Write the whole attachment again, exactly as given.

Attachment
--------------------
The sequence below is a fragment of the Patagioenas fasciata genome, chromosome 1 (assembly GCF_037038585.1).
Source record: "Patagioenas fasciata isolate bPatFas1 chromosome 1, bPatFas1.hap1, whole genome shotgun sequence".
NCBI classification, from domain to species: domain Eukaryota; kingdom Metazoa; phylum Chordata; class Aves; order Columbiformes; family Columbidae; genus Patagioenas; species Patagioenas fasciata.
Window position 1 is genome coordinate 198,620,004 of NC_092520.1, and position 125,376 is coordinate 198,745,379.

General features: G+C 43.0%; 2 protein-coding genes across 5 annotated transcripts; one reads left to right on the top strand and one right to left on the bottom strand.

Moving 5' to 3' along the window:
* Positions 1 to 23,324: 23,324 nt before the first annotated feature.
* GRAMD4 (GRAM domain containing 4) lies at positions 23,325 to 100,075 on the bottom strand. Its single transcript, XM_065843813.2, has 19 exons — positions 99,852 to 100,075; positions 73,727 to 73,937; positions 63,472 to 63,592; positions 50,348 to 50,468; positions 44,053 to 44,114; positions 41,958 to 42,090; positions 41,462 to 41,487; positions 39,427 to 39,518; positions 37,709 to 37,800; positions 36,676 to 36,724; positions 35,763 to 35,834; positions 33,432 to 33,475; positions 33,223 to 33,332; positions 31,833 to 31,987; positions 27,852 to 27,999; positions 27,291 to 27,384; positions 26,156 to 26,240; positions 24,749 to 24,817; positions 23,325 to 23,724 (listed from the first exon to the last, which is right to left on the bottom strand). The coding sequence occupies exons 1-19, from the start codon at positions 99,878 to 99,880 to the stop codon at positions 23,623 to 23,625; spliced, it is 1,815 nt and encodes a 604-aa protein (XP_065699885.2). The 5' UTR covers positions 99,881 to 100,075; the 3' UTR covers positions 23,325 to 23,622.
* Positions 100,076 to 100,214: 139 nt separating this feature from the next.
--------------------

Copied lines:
The sequence below is a fragment of the Patagioenas fasciata genome, chromosome 1 (assembly GCF_037038585.1).
Source record: "Patagioenas fasciata isolate bPatFas1 chromosome 1, bPatFas1.hap1, whole genome shotgun sequence".
NCBI classification, from domain to species: domain Eukaryota; kingdom Metazoa; phylum Chordata; class Aves; order Columbiformes; family Columbidae; genus Patagioenas; species Patagioenas fasciata.
Window position 1 is genome coordinate 198,620,004 of NC_092520.1, and position 125,376 is coordinate 198,745,379.

General features: G+C 43.0%; 2 protein-coding genes across 5 annotated transcripts; one reads left to right on the top strand and one right to left on the bottom strand.

Moving 5' to 3' along the window:
* Positions 1 to 23,324: 23,324 nt before the first annotated feature.
* GRAMD4 (GRAM domain containing 4) lies at positions 23,325 to 100,075 on the bottom strand. Its single transcript, XM_065843813.2, has 19 exons — positions 99,852 to 100,075; positions 73,727 to 73,937; positions 63,472 to 63,592; positions 50,348 to 50,468; positions 44,053 to 44,114; positions 41,958 to 42,090; positions 41,462 to 41,487; positions 39,427 to 39,518; positions 37,709 to 37,800; positions 36,676 to 36,724; positions 35,763 to 35,834; positions 33,432 to 33,475; positions 33,223 to 33,332; positions 31,833 to 31,987; positions 27,852 to 27,999; positions 27,291 to 27,384; positions 26,156 to 26,240; positions 24,749 to 24,817; positions 23,325 to 23,724 (listed from the first exon to the last, which is right to left on the bottom strand). The coding sequence occupies exons 1-19, from the start codon at positions 99,878 to 99,880 to the stop codon at positions 23,623 to 23,625; spliced, it is 1,815 nt and encodes a 604-aa protein (XP_065699885.2). The 5' UTR covers positions 99,881 to 100,075; the 3' UTR covers positions 23,325 to 23,622.
* Positions 100,076 to 100,214: 139 nt separating this feature from the next.